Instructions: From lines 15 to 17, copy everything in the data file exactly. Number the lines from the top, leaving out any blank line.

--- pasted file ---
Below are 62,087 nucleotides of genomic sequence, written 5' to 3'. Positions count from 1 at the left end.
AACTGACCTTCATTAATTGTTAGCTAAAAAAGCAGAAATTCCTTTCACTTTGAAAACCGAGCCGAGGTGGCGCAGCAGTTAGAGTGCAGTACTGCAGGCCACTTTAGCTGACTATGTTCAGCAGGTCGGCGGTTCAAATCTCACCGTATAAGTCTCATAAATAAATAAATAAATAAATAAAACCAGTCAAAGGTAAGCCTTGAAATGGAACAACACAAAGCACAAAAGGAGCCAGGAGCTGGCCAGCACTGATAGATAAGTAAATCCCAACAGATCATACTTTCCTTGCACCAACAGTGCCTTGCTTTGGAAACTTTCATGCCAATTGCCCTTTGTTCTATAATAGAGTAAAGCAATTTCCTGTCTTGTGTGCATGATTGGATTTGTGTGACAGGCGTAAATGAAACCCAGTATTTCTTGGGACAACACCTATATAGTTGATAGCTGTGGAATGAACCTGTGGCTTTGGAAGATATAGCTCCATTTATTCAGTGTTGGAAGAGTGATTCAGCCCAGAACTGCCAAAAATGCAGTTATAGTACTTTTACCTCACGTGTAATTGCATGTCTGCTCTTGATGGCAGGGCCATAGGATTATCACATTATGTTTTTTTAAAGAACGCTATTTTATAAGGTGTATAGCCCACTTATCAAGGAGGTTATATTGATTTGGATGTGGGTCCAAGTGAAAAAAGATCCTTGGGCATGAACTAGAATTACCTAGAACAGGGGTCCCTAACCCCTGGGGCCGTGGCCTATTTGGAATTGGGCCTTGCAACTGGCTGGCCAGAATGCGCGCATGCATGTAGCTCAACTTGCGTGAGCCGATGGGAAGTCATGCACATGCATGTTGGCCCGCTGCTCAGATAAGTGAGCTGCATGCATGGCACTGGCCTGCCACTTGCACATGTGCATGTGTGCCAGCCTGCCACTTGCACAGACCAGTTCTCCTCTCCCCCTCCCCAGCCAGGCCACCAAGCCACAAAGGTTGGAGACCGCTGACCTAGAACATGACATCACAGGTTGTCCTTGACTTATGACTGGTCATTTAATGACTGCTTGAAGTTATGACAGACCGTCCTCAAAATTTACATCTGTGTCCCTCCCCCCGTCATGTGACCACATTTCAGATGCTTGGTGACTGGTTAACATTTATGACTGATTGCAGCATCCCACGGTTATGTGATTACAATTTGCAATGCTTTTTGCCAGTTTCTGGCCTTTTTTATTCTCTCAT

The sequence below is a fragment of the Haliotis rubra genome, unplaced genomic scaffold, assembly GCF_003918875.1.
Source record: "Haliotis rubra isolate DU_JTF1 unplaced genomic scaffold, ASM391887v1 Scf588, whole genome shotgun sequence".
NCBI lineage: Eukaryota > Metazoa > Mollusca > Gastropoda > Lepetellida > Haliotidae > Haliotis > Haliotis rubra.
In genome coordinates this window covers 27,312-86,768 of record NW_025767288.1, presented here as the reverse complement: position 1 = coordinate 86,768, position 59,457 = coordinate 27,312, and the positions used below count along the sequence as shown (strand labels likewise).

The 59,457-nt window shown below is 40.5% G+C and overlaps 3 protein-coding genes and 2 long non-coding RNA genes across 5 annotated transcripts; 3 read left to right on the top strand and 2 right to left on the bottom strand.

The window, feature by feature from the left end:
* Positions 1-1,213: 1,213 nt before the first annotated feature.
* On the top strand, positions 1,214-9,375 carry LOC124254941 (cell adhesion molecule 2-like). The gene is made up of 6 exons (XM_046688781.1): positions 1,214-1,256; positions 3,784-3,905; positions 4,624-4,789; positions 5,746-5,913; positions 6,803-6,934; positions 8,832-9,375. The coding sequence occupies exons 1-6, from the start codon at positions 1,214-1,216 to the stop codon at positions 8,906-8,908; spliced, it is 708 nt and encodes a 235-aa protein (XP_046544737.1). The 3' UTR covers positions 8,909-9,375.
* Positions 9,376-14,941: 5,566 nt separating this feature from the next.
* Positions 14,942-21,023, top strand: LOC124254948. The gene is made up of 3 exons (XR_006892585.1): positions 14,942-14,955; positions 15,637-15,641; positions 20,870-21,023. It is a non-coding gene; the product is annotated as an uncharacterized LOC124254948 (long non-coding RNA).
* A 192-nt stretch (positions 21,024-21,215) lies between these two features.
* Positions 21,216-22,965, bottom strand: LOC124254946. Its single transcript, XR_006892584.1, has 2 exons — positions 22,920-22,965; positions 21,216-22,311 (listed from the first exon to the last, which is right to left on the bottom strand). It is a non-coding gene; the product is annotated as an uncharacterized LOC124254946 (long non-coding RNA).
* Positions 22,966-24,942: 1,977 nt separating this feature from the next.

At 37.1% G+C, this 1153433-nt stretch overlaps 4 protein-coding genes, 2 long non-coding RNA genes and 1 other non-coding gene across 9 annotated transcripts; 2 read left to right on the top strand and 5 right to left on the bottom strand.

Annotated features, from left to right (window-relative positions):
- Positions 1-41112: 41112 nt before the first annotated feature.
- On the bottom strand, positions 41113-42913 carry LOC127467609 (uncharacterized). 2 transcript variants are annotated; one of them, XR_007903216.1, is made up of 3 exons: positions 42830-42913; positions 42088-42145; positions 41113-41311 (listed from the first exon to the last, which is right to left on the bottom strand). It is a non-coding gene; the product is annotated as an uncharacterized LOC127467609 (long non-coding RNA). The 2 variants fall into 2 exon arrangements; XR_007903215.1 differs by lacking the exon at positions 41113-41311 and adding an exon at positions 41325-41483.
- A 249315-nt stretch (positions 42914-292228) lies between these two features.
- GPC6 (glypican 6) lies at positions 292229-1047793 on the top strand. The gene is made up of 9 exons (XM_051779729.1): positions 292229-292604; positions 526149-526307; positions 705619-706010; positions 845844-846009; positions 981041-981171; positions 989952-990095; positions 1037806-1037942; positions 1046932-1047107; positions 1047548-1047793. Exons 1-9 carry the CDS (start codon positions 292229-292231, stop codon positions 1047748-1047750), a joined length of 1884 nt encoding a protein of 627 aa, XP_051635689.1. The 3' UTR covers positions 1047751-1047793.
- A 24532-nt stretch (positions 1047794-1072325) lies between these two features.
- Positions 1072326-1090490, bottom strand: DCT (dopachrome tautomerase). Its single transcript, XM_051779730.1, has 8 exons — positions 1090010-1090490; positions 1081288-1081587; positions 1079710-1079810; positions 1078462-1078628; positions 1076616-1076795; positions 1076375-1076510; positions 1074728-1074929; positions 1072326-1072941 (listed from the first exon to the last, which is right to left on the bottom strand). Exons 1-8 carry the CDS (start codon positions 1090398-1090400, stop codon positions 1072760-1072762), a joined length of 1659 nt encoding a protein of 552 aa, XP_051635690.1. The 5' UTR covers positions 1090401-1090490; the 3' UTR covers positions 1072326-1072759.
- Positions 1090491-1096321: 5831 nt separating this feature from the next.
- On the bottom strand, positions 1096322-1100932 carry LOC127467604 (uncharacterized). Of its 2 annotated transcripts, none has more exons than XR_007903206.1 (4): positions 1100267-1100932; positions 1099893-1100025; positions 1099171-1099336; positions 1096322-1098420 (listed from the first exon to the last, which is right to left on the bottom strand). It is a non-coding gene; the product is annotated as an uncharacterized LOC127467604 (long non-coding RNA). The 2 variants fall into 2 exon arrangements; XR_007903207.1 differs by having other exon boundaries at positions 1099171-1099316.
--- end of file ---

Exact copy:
* Positions 22,966-24,942: 1,977 nt separating this feature from the next.

At 37.1% G+C, this 1153433-nt stretch overlaps 4 protein-coding genes, 2 long non-coding RNA genes and 1 other non-coding gene across 9 annotated transcripts; 2 read left to right on the top strand and 5 right to left on the bottom strand.

Annotated features, from left to right (window-relative positions):